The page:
Facilitating the metaverse experience are a group of technologies like AI, augmented reality (AR), virtual reality (VR), and mixed reality (MR). Just to refresh quickly:¹⁸ ¹⁹ ²⁰ ²¹

  • Artificial intelligence (AI): Intelligence shown by machines that mimic the learning and problem-solving capabilities of the human brain. 

  • Augmented reality (AR): Real-world objects are enhanced by superimposing digital content. 

  • Virtual reality (VR): A simulated experience that is completely separate from the real world. 

  • Mixed reality (MR): A hybrid of VR and the real world where digital and physical elements exist together.

And while the idea of a doctor performing virtual surgery on a patient might sound far-fetched at the moment, it might become a reality sooner than we think.

Surgeons at John Hopkins Hospital are already using AR headsets to project images of patients' internal anatomy (based on CT scans) to guide surgeries. While VR headsets have been used to simulate fear-inducing experiences as part of exposure therapy in treating Post Traumatic Stress Disorder.²²

In places like Taiwan, The Microsoft HoloLens (an MR headset) is also bringing a new dimension to telehealth consultations. Nurses or GPs on house calls can effectively collaborate with a specialist that couldn't be present using the HoloLens which shows exactly what the attending clinician is seeing to the specialist.²³

The possible applications of these technologies are literally endless. This includes enhanced medical training like using VR to visualise surgical procedures to facilitating the design of operating theatres with virtual interactive displays.²² ²⁴ With the vast impact that the metaverse is having on healthcare, it's no wonder that money has been pouring into these areas.

According to Polaris Market Research, AR and VR in the healthcare market were estimated to be valued at USD$2.01 billion in 2020 and it's expected to grow significantly in the years to come.²⁵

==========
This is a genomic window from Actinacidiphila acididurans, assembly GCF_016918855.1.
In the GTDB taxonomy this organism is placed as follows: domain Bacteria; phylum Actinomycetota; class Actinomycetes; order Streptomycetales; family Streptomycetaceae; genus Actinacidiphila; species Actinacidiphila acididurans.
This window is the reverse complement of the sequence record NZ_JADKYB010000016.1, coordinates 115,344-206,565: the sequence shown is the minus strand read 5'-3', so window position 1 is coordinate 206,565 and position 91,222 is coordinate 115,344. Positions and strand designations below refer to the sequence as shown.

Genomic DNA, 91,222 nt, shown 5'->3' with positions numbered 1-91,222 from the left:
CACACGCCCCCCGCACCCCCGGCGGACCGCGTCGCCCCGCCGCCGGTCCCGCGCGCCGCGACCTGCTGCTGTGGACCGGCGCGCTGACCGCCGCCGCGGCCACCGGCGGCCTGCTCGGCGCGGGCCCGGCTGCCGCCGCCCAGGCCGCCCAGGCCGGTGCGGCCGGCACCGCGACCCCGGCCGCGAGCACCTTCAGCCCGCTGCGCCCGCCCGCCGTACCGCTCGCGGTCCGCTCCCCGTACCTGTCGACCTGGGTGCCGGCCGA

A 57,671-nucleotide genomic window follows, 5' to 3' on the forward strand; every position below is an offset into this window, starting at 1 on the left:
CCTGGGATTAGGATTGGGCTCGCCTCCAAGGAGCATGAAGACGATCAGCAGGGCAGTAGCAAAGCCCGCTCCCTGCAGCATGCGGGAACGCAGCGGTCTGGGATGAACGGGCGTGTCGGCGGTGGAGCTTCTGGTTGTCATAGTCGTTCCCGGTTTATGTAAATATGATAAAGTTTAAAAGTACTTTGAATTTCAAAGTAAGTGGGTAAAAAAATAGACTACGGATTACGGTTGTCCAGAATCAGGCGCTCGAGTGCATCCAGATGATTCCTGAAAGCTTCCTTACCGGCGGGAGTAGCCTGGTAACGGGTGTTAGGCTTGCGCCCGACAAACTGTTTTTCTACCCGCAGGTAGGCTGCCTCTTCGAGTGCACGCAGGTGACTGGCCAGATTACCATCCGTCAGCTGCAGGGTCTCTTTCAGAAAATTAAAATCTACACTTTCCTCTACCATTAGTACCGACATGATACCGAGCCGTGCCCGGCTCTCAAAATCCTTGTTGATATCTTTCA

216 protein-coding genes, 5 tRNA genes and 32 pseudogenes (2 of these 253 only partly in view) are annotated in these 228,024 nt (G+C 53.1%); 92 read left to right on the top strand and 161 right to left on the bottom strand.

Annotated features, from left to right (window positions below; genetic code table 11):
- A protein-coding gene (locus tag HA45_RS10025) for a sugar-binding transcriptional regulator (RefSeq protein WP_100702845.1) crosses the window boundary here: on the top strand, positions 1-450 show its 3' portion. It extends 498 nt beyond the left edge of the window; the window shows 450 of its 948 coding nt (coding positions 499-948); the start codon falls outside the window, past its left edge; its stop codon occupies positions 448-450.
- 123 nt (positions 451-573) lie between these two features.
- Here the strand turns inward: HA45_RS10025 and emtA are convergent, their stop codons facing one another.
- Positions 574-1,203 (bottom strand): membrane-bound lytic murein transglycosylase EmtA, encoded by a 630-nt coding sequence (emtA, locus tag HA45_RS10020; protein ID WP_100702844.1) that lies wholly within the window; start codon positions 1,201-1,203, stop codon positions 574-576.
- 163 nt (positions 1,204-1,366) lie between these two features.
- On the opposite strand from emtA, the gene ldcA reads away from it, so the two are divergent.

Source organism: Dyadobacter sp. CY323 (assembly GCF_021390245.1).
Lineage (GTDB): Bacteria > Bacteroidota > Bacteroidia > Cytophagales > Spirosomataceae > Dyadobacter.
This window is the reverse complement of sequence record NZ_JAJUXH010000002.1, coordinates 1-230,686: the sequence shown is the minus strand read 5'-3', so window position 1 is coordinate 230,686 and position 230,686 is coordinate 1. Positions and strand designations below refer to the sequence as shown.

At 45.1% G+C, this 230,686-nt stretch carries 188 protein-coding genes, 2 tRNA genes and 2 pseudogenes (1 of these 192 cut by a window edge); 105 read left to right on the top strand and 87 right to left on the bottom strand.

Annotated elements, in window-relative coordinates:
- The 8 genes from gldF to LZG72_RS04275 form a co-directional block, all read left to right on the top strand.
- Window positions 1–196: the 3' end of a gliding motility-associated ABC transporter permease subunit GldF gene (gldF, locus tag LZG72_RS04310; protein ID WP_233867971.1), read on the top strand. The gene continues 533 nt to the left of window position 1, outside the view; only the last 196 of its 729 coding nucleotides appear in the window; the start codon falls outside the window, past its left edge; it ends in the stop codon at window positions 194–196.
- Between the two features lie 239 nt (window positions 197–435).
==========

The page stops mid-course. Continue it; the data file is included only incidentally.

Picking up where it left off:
The digital transformation of healthcare is an exciting space with plenty of room for innovation that could literally help save lives. So it's no wonder that consumers and healthcare professionals alike have quickly embraced and adapted to the new reality of how medicine is practised.

It looks like the metaverse will be our new long-term reality in all aspects of living — including healthcare.

  1. Trends in the use of telehealth during the emergence of the COVID-19 pandemic — United States, January–March 2020 | Centers for Disease Control and Prevention

  2. Telehealth: A quarter-trillion-dollar post-COVID-19 reality? | Mckinsey & Company

  3. Digital health (digital healthcare) | Tech Target

  4. How the digital revolution can make healthcare more inclusive | World Economic Forum

  5. Rural telemedicine use before and during the COVID-19 pandemic: Repeated cross-sectional study (2021)

  6. The impact of Covid-19 on the use of digital technology in the NHS | Nuffield Trust

  7. Digital connections to improve India’s health (2021)

  8. Virtual healthcare is the future – If organizations can clear these hurdles | Forbes

  9. The reported benefits of telehealth for rural Australians (2010)

  10. Digital health | Australian Institute of Health and Welfare

  11. Digital triage: Novel strategies for population health management in response to the COVID-19 pandemic (2020)

  12. The growing value of digital health | The IQVIA Institute

  13. The impact of digital transportation on patient experience: Reflections on patient-centered care from around the world | IHF

  14. A doctor in California appeared via video link to tell a patient he was going to die. The man's family is upset | CNN Health

  15. Preserving the human touch in medicine in a digital age (2019)

  16. 6 Industries most vulnerable to cyber attacks | Western Governors University

  17. If healthcare doesn't strengthen its cybersecurity, it could soon be in critical condition | World Economic Forum

  18. Artificial intelligence (AI) | IBM

  19. What is augmented reality (AR)? A practical overview | Threekit

  20. Virtual reality | Wikipedia

  21. Mixed reality | Wikipedia

  22. The first metaverse experiments? Look to what’s already happening in medicine | CNBC

  23. HoloLens and house calls: Telehealth technology delivers virtual consultations | Microsoft

  24. Using virtual reality for surgical room layout and scenario planning | Virtalis

  25. Augmented reality & virtual reality in healthcare market share, size, trends, industry analysis report, by component (hardware, software, service); by technology; by region; segment forecast, 2021 - 2028 | Polaris Market Research

The author, Dawn Teh, is a health writer and former psychologist who enjoys exploring topics about the mind, body, and what helps humans thrive.